These are such wise words for the Church to hear over the aeons, whether the Church has at that time been growing or declining or in stasis. We are to consistently bring Christ’s own ethical standards of justice, kindness and dignity into all that we say and do, and such actions are to point not to ourselves but to God. For good reason, folks under the age of, say, sixty-two are suspicious of organized religion and outright dismissive of anything done in the name of the Church, and amidst that cynicism our task is to keep being the salt, keep finding ways for the light of Christ’s love to shine into difficult and shadowy situations. Our task is to keep on declaring by our words and our actions, that God is all about inclusive, healing love – God is not interested in reinforcing empire, creating hierarchies, creating hardship, or blaming the victim. Whenever we bear public witness, we counter the idea that God is either imaginary or – perhaps worse – that God does exist, but as a deity who is petty, racist, misogynist, and irrelevant. As our friends at Affirm United stress, it is so important for progressive Christian communities to be public, intentional and explicit in the way we live Christ’s expansive welcome – to shine Christ’s own light of invitation and joyous inclusion, to the benefit of all people and to the glory of God. My hope is that our Building Accessibility Upgrades will be that type of witness, putting our money where our mouth is by making this building more accessible and invitational for broad community use. I encourage those who’ve not yet made a pledge or donation to help us cover the cost of this tangible form of witness, to do so as they are able.
Even when we are at a low ebb, even when we are disheartened by the prevalence of greed and aggression at work in the world, Christ says, “my child, you are salt, you are light, and nobody can diminish either of those.” We are called to reach beyond ourselves as salt and light, but we are also encouraged to hear the personal encouragement within that – the same kind of encouragement Jesus spoke to the merciful, the mourner, and the pure in heart, through the words of the beatitudes.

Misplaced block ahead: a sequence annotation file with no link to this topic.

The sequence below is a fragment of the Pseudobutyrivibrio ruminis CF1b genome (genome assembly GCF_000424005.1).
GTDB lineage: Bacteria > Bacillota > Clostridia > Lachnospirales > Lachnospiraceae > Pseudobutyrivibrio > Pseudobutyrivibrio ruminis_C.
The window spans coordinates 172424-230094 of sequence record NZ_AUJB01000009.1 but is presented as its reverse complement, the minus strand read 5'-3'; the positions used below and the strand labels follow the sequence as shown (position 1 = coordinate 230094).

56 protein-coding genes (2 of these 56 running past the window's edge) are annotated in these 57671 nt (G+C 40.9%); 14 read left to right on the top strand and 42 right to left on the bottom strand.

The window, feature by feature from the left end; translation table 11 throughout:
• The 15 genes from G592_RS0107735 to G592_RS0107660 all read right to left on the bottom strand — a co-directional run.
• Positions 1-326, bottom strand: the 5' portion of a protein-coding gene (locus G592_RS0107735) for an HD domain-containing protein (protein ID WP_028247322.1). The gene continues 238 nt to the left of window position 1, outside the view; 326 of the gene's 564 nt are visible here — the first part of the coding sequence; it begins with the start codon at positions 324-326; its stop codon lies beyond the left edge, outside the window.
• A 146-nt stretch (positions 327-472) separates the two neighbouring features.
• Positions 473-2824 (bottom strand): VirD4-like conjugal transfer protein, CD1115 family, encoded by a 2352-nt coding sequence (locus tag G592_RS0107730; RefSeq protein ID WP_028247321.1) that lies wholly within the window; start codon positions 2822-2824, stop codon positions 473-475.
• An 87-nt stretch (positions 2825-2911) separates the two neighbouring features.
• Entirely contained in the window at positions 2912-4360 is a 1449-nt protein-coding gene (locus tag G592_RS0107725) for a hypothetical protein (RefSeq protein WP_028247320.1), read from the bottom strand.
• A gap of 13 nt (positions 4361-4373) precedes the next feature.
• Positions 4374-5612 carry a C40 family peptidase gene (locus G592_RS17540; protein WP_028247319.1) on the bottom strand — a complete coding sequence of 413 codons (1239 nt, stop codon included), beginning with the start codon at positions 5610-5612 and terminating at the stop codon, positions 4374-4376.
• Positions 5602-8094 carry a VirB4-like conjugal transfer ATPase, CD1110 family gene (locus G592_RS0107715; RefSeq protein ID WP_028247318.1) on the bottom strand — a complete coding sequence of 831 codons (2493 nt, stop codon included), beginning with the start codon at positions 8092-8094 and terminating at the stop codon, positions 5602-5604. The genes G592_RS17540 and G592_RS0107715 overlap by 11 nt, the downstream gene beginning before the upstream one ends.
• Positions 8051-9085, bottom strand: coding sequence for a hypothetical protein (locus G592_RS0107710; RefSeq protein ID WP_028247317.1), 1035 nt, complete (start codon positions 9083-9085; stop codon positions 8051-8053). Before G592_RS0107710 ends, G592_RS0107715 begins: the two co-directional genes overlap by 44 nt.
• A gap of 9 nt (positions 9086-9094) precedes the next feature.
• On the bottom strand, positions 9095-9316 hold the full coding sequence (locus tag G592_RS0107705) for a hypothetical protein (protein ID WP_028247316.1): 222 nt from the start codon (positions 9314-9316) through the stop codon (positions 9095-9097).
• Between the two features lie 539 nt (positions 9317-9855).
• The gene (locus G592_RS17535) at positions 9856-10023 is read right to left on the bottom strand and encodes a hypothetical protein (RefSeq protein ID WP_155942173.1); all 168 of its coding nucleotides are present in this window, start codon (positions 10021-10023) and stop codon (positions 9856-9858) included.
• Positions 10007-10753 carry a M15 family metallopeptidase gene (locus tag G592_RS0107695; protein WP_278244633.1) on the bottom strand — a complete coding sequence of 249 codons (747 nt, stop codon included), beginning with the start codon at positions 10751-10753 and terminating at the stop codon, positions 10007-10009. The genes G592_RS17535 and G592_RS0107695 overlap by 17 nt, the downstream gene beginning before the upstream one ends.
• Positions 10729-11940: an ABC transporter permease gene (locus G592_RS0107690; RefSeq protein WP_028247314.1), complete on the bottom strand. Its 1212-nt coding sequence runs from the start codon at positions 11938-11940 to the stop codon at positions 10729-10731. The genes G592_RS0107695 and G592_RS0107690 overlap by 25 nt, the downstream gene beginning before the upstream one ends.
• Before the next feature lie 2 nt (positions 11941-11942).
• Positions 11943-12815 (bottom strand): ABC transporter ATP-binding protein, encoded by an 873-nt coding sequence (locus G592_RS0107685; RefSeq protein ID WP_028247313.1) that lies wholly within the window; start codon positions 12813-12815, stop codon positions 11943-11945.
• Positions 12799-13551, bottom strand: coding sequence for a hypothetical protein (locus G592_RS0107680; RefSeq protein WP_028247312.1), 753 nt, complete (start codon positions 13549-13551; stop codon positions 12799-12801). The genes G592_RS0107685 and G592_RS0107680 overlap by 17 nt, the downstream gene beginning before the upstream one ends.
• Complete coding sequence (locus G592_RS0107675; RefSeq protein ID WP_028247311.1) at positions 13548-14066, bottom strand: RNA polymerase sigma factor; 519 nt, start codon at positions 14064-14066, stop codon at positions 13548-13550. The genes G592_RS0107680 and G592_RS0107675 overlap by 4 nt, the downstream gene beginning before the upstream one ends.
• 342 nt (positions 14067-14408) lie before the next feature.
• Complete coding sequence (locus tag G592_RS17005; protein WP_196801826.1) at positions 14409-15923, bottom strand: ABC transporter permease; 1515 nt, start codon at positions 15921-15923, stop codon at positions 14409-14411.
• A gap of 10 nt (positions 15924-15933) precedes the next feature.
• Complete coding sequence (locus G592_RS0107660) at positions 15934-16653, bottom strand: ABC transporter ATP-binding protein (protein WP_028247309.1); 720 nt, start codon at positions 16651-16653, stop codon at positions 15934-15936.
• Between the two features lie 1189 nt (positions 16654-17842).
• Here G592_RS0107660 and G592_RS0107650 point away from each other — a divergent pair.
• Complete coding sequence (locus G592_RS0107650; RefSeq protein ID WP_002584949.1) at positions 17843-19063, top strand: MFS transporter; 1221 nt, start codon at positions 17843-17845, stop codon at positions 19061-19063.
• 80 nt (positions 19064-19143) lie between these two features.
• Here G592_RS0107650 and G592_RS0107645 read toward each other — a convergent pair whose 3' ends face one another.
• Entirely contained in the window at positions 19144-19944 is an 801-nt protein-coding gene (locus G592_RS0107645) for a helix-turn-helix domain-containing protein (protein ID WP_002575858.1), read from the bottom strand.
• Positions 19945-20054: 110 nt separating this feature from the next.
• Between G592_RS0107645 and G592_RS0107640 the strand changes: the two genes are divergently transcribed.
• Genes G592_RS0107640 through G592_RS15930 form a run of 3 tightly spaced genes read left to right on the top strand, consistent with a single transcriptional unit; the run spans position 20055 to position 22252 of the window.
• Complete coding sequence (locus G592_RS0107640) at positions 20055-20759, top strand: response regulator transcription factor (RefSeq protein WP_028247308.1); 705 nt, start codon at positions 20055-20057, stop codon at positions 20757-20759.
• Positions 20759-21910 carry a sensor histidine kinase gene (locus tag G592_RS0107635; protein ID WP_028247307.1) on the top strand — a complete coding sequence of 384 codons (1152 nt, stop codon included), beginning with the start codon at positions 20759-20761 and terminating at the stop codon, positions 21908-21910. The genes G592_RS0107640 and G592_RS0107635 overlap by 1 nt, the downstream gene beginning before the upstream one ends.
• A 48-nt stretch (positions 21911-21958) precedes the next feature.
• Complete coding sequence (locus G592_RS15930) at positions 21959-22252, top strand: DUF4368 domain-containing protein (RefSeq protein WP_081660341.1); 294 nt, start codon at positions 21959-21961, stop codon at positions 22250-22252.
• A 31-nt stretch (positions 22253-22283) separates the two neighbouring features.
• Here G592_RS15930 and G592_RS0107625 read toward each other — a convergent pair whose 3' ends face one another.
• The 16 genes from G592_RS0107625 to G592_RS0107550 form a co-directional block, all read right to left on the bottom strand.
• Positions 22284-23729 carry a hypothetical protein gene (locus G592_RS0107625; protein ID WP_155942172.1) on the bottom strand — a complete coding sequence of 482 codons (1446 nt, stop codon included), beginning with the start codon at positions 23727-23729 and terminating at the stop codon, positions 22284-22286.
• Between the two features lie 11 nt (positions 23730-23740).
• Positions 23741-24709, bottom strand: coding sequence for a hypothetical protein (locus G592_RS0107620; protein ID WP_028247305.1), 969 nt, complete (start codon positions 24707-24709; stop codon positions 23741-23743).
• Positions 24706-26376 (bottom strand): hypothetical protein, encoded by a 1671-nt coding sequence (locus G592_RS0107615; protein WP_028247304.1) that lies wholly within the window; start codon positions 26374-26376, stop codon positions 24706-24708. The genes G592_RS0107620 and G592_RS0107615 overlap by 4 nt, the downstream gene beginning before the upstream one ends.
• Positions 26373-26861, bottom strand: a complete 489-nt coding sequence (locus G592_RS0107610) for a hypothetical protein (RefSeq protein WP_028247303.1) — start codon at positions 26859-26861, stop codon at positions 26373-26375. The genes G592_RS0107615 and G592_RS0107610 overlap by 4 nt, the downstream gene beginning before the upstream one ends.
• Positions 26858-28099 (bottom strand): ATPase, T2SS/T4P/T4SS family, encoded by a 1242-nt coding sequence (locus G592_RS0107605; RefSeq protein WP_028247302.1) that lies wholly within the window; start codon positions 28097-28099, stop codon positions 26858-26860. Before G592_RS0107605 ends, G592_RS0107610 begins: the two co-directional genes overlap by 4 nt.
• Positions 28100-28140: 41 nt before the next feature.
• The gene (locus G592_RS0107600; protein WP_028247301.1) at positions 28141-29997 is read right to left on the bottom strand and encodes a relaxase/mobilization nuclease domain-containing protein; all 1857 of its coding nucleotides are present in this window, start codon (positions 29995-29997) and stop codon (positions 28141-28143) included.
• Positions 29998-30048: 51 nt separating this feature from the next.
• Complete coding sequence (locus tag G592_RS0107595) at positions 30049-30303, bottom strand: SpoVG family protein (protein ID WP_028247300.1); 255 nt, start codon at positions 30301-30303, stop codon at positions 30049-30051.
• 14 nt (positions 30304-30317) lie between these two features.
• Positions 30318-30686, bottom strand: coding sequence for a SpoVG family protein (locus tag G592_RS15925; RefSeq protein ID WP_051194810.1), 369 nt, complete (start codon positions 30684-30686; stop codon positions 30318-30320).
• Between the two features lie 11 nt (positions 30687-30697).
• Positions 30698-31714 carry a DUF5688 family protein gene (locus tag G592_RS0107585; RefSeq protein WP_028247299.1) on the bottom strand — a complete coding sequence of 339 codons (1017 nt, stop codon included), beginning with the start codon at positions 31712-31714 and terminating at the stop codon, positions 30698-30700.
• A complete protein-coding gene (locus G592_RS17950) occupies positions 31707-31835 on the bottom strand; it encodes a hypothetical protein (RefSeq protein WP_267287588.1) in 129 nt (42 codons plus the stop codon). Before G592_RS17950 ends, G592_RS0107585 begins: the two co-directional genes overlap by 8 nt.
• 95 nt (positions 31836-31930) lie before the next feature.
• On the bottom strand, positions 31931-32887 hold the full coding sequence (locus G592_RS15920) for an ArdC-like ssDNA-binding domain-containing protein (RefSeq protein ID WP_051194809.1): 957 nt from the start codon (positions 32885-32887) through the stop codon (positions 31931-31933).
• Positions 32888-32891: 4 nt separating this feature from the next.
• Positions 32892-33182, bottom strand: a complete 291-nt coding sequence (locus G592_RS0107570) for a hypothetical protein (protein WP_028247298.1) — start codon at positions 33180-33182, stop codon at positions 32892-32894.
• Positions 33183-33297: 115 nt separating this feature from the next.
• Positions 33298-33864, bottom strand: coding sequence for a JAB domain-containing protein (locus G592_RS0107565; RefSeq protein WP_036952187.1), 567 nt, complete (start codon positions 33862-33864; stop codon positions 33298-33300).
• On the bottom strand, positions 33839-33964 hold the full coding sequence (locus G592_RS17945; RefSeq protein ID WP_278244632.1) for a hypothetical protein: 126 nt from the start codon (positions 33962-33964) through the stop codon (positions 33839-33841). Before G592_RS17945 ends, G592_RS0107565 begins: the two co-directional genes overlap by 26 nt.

Back in 1992, Marianne Williamson’s book, A Return to Love, included a memorable quote so so closely aligned with the call to be salt and light that I’d like to close with it this morning: “Our deepest fear is not that we are inadequate. Our deepest fear is that we are powerful beyond measure. It is our light, not our darkness, that most frightens us. We ask ourselves, ‘Who am I to be brilliant, gorgeous, talented, fabulous’? Actually, who are you not to be? You are a child of God. Your playing small doesn’t serve the world.”
In that same vein, my friends remember what Christ Jesus spoke to that gathering on a hillside, and what the risen Christ still speaks to us today: you are the salt of the earth, so be salty. You carry the light of Christ, so illumine even as you are illuminated. And may all of it, beloved ones, be for the cause of justice, in the name of the Holy One. Amen.
Nosrat, Samin. https://www.saltfatacidheat.com/salt and “Salt, Fat, Acid, Heat” television series on Netflix.
Williamson, Marianne. A Return to Love (NYC: Harper Collins 1992). Quoted by Grady, Constance. https://www.vox.com/culture/2019/7/30/20699833/marianne-williamson-our-deepest-fear-nelson-mandela-return-to-love
And on salt: https://koyuncusalt.com/en/salt-library/how-long-does-salt-keep-its-flavor#:~:text=We%20have%20emphasized%20that%20in,degrade%20over%20time%2C%20unlike%20spices and https://pubchem.ncbi.nlm.nih.gov/compound/sodium_chloride
© 2023 Rev Greg Wooley, Ralph Connor Memorial United Church